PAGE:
Poll: Gush Etzion strengthens J'lem

Also, overwhelming majority does not think peace with Palestinians is possible.

By ETGAR LEFKOVITS
May 13, 2007 00:13
1 minute read.
maaleh adumimrainbow 298

maaleh adumimrainbow 298. (photo credit: AP [file])

Three out of every five Jewish Israelis believes that Jewish settlement in Ma'aleh Adumim and the Gush Etzion bloc strengthens Jerusalem, even though more than half are willing to make some concession in Jerusalem, a public opinion poll released this weekend found. These two settlement areas are expected to remain part of Israel under any final peace accord with the Palestinians. The results come two years after Israel froze a building plan between Jerusalem and Ma'aleh Adumim following international condemnation of the move.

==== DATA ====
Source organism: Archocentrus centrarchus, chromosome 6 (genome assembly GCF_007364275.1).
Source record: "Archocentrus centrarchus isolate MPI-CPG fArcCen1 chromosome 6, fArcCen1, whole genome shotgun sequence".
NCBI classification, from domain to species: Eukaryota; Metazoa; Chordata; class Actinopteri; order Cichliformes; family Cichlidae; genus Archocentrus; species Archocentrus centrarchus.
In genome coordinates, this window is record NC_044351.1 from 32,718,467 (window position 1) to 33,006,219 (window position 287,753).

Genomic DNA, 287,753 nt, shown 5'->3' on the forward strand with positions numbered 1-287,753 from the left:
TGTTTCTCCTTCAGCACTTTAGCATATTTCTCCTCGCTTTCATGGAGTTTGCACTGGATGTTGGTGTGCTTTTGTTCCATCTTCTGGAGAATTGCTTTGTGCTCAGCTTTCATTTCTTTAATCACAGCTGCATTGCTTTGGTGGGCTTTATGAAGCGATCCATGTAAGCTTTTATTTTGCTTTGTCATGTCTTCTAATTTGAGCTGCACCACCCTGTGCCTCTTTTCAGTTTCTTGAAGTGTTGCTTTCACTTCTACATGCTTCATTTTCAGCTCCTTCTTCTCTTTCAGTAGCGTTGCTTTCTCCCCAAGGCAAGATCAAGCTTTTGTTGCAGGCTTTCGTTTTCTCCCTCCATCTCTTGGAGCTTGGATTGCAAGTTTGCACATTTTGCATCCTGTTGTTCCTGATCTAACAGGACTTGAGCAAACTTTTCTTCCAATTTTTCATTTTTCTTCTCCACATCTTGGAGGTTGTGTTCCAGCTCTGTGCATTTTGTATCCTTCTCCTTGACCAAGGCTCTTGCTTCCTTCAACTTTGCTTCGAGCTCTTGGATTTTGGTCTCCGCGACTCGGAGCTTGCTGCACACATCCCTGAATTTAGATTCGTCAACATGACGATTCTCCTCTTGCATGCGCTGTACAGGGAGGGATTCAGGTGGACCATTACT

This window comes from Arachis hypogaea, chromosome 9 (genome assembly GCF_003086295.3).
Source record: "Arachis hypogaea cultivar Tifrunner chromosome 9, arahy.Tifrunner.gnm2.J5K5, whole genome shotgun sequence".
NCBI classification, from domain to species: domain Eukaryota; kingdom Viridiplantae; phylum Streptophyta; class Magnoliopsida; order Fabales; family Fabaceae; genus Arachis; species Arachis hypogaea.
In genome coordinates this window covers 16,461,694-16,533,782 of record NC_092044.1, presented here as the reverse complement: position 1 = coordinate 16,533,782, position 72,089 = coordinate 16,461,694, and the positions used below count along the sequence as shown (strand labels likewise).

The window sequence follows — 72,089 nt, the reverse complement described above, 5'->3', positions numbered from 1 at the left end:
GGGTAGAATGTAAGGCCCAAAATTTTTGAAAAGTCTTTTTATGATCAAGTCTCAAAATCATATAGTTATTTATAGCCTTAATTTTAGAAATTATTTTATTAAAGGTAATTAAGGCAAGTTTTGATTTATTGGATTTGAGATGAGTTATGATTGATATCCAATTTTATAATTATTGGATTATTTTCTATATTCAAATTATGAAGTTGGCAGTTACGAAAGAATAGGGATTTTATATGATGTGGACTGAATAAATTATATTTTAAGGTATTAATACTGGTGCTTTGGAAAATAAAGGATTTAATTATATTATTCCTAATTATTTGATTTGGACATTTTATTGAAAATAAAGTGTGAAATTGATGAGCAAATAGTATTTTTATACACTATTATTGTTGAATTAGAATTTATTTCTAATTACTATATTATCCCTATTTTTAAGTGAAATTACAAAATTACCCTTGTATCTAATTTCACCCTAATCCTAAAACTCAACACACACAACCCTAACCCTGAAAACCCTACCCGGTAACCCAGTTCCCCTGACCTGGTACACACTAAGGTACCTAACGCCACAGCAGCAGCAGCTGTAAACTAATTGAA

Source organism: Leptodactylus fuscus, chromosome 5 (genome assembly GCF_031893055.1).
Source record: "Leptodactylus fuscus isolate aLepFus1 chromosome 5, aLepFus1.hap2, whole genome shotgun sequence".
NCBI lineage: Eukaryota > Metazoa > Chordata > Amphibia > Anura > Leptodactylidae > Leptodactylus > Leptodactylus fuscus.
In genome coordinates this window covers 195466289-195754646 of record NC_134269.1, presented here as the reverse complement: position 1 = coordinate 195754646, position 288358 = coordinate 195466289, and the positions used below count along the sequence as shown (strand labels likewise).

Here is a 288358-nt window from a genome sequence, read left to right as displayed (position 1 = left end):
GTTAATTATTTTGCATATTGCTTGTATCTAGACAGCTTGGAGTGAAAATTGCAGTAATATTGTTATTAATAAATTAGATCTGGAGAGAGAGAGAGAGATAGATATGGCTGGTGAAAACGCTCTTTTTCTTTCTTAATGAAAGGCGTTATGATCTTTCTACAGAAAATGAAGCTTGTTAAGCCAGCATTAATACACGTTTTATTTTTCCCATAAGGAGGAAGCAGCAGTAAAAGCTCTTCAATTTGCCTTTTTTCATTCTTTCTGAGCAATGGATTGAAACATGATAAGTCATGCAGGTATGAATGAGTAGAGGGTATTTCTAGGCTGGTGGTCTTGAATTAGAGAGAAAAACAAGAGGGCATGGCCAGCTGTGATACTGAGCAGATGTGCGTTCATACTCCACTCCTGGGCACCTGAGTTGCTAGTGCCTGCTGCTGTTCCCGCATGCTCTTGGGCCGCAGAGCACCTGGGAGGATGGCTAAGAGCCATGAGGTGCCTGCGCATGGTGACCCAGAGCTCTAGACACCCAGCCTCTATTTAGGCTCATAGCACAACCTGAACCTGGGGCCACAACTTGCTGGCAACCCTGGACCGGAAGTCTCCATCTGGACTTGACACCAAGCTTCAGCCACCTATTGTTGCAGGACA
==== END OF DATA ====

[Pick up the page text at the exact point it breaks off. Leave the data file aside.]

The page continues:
• Poll: 78% of Israelis don't want to live in J'lem The building plan, known as E1, would have seen the construction of 3,500 housing units on the outskirts of Ma'aleh Adumim, as part of a decade-old government proposal to link the suburban Jerusalem settlement to the capital. Sixty-two percent of Jewish Israelis believe that settlement in Ma'aleh Adumim and Gush Etzion strengthens Jerusalem, while 57% are willing to make some concession in the city as part of a peace deal with the Palestinians, according to the poll for The Jerusalem Institute for Israel Studies. The poll also found that 84% of Jewish Israelis do not believe that it is possible to reach a peace agreement with the Palestinians, compared to only 16% who feel a peace accord is possible. The poll, which was carried out ahead of Jerusalem Day, did not cite a margin of error. Meanwhile, a separate poll conducted by the Zionist Council in Israel, found that 31% of Jewish Israelis cited Jerusalem's dwindling Jewish majority as the city's main problem, while 26% said that its lack of jobs was the critical issue. Jerusalem residents cited lack of work opportunities as the city's main problem. Jerusalem's current population stands at 720,000, 66% Jewish, 34% Arab. A recent study carried out by Hebrew University demographer Prof. Sergio Della Pergola predicted that if the situation - and Jerusalem's borders - remained unchanged, only 60% of Jerusalem's residents would be Jews by 2020, with the remaining 40% Arab, while another survey predicted that the number of Jews and Arabs living in the city would reach parity within a quarter century.


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